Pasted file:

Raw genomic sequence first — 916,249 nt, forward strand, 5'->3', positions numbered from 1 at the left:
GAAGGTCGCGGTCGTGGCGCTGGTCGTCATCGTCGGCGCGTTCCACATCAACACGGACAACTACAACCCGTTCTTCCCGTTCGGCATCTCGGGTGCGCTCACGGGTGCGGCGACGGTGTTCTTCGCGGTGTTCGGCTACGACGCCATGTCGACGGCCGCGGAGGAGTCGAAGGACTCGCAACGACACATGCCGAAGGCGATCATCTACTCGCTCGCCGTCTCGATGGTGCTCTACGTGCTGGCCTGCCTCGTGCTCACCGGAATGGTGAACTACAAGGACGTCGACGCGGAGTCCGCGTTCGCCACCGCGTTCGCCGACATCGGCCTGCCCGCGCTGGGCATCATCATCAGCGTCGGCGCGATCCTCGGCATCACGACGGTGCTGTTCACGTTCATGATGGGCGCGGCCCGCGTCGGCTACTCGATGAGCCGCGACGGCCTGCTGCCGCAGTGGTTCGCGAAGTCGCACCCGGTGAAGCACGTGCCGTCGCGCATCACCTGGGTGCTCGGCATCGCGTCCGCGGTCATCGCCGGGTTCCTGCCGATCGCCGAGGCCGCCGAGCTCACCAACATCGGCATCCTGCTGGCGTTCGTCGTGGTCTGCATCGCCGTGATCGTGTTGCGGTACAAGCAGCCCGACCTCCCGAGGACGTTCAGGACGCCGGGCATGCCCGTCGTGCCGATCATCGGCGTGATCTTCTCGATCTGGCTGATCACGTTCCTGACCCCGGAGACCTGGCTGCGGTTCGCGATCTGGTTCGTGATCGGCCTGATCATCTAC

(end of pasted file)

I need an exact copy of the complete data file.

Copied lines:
Raw genomic sequence first — 916,249 nt, forward strand, 5'->3', positions numbered from 1 at the left:
GAAGGTCGCGGTCGTGGCGCTGGTCGTCATCGTCGGCGCGTTCCACATCAACACGGACAACTACAACCCGTTCTTCCCGTTCGGCATCTCGGGTGCGCTCACGGGTGCGGCGACGGTGTTCTTCGCGGTGTTCGGCTACGACGCCATGTCGACGGCCGCGGAGGAGTCGAAGGACTCGCAACGACACATGCCGAAGGCGATCATCTACTCGCTCGCCGTCTCGATGGTGCTCTACGTGCTGGCCTGCCTCGTGCTCACCGGAATGGTGAACTACAAGGACGTCGACGCGGAGTCCGCGTTCGCCACCGCGTTCGCCGACATCGGCCTGCCCGCGCTGGGCATCATCATCAGCGTCGGCGCGATCCTCGGCATCACGACGGTGCTGTTCACGTTCATGATGGGCGCGGCCCGCGTCGGCTACTCGATGAGCCGCGACGGCCTGCTGCCGCAGTGGTTCGCGAAGTCGCACCCGGTGAAGCACGTGCCGTCGCGCATCACCTGGGTGCTCGGCATCGCGTCCGCGGTCATCGCCGGGTTCCTGCCGATCGCCGAGGCCGCCGAGCTCACCAACATCGGCATCCTGCTGGCGTTCGTCGTGGTCTGCATCGCCGTGATCGTGTTGCGGTACAAGCAGCCCGACCTCCCGAGGACGTTCAGGACGCCGGGCATGCCCGTCGTGCCGATCATCGGCGTGATCTTCTCGATCTGGCTGATCACGTTCCTGACCCCGGAGACCTGGCTGCGGTTCGCGATCTGGTTCGTGATCGGCCTGATCATCTAC